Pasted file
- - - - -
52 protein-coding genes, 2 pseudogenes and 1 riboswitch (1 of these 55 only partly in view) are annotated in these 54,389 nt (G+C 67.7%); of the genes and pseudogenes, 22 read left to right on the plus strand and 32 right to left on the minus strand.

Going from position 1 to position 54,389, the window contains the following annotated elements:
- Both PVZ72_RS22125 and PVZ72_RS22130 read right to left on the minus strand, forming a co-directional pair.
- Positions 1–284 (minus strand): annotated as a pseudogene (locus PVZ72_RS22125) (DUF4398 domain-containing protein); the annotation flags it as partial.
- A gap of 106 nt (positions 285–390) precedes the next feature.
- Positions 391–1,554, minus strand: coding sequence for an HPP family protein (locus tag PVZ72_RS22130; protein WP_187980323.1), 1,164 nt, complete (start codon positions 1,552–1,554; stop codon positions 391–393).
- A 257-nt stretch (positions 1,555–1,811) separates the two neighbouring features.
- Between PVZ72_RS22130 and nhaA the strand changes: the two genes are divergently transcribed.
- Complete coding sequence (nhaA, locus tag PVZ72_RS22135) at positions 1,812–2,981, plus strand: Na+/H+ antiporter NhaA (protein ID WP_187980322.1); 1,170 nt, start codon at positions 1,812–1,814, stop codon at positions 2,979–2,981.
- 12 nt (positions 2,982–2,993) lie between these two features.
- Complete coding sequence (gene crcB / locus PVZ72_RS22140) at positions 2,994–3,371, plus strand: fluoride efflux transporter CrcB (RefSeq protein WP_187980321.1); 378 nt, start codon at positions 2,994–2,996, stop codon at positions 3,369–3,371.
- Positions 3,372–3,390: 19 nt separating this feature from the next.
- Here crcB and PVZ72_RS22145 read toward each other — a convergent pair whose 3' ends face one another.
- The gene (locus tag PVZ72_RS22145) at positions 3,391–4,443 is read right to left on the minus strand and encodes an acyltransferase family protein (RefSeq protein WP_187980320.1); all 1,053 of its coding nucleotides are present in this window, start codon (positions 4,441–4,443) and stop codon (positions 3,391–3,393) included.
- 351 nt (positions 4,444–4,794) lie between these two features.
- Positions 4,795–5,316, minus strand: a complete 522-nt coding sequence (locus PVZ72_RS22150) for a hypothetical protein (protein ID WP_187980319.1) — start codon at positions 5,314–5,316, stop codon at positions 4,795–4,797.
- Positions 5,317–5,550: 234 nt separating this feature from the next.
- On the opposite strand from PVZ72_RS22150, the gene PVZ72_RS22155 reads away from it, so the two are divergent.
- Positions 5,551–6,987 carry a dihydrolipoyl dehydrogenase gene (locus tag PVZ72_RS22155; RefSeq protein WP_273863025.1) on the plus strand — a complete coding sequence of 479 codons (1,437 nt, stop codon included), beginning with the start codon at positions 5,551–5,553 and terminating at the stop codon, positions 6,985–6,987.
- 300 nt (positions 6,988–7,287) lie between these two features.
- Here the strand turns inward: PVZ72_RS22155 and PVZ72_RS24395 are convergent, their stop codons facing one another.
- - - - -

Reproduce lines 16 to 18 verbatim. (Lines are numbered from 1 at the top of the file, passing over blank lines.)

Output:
- Positions 4,795–5,316, minus strand: a complete 522-nt coding sequence (locus PVZ72_RS22150) for a hypothetical protein (protein ID WP_187980319.1) — start codon at positions 5,314–5,316, stop codon at positions 4,795–4,797.
- Positions 5,317–5,550: 234 nt separating this feature from the next.
- On the opposite strand from PVZ72_RS22150, the gene PVZ72_RS22155 reads away from it, so the two are divergent.